Herbalife spurs hedge fund strife

  • Article by: ANDREW ROSS SORKIN and MICHAEL J. DE LA MERCED New York Times
  • January 9, 2013 - 8:59 PM

The battle over Herbalife is becoming a clash of hedge fund titans.

Daniel S. Loeb's Third Point Management disclosed Wednesday that it had acquired more than 8.2 percent of the nutritional supplements company, or nearly 9 million shares, betting they will go up. After the news was released, Herbalife's shares rose as much as 9 percent in morning trading and were trading up 5 percent at midday.

That puts the voluble activist hedge fund magnate squarely at odds with his friend William A. Ackman, who has contended that Herbalife is "the best-managed pyramid scheme in the history of the world." Ackman's Pershing Square Capital Management has sold short about 20 million shares, and he said recently that he had covered none of them thus far.

Loeb's disclosure comes the day before Herbalife is scheduled to make a major presentation to investors, its first big rebuttal of a three-hour broadside delivered by Ackman on Dec. 20. Loeb met with company executives soon after Ackman's campaign against Herbalife began, according to people briefed on the matter.

The looming battle between the two promises to be the biggest test yet for the 32-year-old company, which sells nutritional supplements and personal care products through networks of independent resellers who gain incentives by recruiting other resellers.

One blogger, John Hempton of Bronte Capital, has characterized the struggle over Herbalife as "the hedge fund equivalent of Stalingrad," as investors pile into the company's shares.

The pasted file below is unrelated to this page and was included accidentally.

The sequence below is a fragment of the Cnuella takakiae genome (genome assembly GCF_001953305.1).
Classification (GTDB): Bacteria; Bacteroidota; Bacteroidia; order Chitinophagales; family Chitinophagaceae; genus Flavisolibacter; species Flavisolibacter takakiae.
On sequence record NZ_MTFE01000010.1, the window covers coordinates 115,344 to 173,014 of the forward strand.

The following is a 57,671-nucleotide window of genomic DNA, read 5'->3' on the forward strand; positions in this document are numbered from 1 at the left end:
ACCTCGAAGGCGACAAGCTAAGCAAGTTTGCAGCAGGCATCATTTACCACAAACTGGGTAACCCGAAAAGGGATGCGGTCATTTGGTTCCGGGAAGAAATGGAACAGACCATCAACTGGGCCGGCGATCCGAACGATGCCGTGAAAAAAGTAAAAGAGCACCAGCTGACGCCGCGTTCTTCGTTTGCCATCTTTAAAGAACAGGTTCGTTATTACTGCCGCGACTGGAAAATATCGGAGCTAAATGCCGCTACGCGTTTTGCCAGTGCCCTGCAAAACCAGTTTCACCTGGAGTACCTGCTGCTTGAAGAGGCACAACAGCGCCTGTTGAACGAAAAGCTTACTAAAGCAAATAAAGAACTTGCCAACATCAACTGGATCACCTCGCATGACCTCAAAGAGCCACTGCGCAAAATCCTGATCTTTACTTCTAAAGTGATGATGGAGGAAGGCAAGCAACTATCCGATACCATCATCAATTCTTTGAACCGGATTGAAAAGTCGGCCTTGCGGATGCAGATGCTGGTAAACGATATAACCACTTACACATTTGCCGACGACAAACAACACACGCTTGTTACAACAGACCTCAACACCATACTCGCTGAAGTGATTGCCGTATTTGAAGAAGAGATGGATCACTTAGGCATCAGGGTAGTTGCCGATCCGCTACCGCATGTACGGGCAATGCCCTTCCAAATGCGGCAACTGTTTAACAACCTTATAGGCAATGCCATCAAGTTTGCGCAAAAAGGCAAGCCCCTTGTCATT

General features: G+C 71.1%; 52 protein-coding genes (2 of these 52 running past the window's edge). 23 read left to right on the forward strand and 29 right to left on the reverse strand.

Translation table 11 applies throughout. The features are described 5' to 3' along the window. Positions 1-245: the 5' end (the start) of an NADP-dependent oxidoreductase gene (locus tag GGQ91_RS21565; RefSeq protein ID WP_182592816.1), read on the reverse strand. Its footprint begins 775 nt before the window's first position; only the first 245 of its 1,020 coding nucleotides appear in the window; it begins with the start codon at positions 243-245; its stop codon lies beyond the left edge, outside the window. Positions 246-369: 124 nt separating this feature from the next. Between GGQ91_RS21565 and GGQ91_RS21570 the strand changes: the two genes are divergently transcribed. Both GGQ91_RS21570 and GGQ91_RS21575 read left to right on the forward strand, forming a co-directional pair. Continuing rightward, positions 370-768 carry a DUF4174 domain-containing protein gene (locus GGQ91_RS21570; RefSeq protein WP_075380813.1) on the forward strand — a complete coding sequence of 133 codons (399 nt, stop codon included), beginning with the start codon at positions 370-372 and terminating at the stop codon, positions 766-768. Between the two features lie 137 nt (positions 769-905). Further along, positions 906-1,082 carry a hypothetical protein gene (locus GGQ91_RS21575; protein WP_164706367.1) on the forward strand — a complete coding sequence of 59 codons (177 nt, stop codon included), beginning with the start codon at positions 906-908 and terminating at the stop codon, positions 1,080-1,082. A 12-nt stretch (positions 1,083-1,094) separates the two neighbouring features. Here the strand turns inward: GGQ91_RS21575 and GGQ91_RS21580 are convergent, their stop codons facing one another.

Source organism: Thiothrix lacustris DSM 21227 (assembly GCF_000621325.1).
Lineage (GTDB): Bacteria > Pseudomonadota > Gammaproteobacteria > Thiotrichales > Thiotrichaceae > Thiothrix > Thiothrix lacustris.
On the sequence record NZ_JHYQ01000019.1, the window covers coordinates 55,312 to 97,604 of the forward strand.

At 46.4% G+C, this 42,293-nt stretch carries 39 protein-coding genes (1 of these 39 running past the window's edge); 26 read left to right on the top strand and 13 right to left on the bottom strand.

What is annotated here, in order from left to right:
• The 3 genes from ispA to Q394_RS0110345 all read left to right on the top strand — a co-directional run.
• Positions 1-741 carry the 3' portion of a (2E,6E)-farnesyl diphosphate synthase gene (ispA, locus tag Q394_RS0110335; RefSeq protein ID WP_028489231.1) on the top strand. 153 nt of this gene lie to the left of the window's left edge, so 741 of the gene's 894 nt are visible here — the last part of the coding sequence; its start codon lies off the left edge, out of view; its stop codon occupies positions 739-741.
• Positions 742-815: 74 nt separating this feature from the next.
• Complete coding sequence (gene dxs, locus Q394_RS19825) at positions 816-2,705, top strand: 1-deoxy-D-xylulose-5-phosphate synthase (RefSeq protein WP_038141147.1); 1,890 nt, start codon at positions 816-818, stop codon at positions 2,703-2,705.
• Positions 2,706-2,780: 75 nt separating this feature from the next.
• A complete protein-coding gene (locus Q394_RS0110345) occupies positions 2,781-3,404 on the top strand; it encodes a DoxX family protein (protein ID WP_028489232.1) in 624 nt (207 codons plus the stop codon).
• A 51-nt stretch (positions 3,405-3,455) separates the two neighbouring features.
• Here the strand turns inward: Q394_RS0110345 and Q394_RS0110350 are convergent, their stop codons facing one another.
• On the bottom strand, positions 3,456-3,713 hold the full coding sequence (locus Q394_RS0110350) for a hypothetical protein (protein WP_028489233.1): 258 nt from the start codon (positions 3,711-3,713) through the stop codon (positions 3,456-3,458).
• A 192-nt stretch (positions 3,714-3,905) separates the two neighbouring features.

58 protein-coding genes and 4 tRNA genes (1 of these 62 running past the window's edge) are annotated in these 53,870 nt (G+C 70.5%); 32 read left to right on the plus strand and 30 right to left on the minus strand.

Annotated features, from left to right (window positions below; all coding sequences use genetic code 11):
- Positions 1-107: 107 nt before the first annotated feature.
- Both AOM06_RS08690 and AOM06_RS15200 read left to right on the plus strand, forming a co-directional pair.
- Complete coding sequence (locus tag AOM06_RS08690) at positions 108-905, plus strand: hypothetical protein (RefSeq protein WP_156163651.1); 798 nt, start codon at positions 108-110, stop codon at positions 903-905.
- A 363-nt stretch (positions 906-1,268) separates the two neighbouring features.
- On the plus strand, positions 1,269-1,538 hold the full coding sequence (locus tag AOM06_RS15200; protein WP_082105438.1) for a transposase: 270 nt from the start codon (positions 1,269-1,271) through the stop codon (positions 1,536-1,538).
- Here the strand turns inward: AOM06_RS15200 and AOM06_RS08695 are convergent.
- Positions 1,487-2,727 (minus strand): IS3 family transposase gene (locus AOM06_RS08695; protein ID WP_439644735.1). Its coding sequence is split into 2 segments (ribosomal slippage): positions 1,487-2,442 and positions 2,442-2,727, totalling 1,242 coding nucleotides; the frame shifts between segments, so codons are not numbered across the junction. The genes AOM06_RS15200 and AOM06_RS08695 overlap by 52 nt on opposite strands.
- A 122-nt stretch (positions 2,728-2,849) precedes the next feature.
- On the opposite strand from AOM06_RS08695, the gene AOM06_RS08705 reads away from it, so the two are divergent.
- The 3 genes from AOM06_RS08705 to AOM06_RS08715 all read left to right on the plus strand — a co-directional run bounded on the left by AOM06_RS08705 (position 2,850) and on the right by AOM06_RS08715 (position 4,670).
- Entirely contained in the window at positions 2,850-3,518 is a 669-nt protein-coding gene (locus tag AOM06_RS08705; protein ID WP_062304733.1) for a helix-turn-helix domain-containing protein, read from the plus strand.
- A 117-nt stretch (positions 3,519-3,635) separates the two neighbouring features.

Ackman's major contention is that Herbalife distributors make more money from recruitment than from sales to customers outside the network. With few retail sales, he argues, the company qualifies as a pyramid scheme that the Federal Trade Commission is obligated to shut down.

Others think differently. Herbalife's stock is now up 2.7 percent since Dec. 20, suggesting a belief that Herbalife will weather its toughest storm yet.

Robert Chapman, the founder of Chapman Capital, wrote a blog post this month about why he has made a "monster" bet on Herbalife shares going up. He argued that the FTC was unlikely to take up Ackman's crusade and legally challenge the company's marketing tactics.

"Without the FTC taking injunctive actions against HLF," Chapman wrote, referring to Herbalife's stock ticker, "Ackman's crusade toward 'zero' is doomed."

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